Objects, they kind of suck.
I had a bit of a poke around the dusk code today, looking into the embedded db option.
It's not going to be as easy as I thought ... oh well.
The main trouble is that the objects used in the game are usually copies of some prototype object. So most of the data is copied but read-only - i.e. the sort of stuff that when you put it into a database you separate into a separate shared table. For Actives, I might be able to move this type of stuff into Races.
Another related issue is that the object heirarchy - whilst accurately representing every behaviour wanted in the game - is just a bit hassle for me to have to duplicate again to fix the database tables. I might simplify it.
It might even make sense to drop the common base class for everthing. One motivation for that was to save on (the considerable) i/o code, but all that can go away now. Another motivation was a single hash table for all live objects; but usually the code is only interested in a sub-set of classes anyway, and if it is backed by a database having seperate tables is more flexible.
I guess I still need to sit on this a bit more becaausei'm trying to be lazy and get away with a small amount of effort.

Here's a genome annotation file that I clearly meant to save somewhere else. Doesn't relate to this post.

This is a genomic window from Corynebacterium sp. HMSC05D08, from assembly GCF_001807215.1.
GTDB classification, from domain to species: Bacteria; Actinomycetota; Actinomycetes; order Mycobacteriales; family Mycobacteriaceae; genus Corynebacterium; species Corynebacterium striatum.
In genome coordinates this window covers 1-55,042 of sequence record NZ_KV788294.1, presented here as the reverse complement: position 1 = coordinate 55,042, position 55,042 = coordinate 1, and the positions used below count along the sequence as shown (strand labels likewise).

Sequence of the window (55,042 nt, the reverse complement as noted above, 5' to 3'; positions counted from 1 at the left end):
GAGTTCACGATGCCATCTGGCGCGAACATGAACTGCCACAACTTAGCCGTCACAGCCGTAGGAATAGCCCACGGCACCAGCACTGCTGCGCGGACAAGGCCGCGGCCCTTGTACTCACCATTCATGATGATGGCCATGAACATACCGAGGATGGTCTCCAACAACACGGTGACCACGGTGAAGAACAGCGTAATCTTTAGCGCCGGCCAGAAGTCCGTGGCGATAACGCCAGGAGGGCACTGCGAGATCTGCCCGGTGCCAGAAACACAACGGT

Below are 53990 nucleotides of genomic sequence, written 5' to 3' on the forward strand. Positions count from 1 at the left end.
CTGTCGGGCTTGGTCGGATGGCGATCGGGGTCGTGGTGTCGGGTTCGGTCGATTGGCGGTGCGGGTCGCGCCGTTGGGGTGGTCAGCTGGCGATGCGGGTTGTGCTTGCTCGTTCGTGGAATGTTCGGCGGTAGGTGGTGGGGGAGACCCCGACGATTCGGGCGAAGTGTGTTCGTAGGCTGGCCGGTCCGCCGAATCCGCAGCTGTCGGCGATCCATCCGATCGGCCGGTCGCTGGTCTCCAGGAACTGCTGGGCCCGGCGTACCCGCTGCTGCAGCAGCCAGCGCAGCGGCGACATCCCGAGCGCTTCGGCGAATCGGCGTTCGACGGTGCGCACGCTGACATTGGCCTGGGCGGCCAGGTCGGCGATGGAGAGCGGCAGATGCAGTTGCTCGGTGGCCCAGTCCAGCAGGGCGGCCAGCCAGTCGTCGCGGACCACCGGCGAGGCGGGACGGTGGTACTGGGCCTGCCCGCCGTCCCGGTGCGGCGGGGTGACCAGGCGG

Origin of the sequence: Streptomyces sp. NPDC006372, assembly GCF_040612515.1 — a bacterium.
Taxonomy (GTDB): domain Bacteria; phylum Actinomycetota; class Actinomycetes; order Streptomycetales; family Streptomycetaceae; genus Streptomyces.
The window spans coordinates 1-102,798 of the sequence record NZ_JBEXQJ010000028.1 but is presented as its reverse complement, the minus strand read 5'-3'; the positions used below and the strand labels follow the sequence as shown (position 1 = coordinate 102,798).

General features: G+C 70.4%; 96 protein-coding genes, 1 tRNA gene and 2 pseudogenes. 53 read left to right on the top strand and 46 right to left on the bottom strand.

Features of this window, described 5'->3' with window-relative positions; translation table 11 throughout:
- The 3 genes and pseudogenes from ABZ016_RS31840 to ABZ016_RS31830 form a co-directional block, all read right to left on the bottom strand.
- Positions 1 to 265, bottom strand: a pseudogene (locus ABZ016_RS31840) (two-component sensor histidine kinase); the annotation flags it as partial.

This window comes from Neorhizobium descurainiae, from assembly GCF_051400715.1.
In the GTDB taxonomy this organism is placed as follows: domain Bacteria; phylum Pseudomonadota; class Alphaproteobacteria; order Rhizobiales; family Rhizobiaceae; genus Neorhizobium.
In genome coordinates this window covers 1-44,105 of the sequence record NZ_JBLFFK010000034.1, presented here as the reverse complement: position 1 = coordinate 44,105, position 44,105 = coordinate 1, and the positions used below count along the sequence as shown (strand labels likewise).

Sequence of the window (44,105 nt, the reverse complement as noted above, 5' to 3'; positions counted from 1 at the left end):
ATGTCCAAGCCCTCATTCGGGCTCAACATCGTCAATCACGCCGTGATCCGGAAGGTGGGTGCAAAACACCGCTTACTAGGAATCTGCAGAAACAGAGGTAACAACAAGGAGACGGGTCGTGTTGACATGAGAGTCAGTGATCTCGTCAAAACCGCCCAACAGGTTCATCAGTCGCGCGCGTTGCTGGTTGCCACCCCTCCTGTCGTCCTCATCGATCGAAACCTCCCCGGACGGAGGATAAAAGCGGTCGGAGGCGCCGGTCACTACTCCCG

DuskZ + embedded db
So after being on the backburner for a while i've started thinking about duskz again.
Apart from finding other things to do with my time one reason I shelved it that I was pretty unhappy with the i/o mechanism i came up with. It was just a pile of pointless boilerplate and fucking around and it wasn't fun to write and wouldn't be to maintain ...
Thus I think the first thing I want to work on is changing to an embedded database, and let that handle all the shit. Fortunately berkeley db-je has a rather awesome persistence interface and so i'll be using that. The only thing I need to manage is tracking unique instances of live objects, but that is really very little work.
At first I thought i'd have an issue with prototypical objects - i.e. loading base state from an object, which then becomes a live copy - but I can just use a separate store (aka 'database') for that.
Anyway this isn't going to be a high priority and i'll only hack on it in bits and pieces when I have the time and energy. I think the design work I did earlier will make it fairly simple, although it might need some tweaking to fit.
So that DuskZ thing ...
After doing nothing with it for months I finally checked in all the DuskZ code I had sitting on my HDD.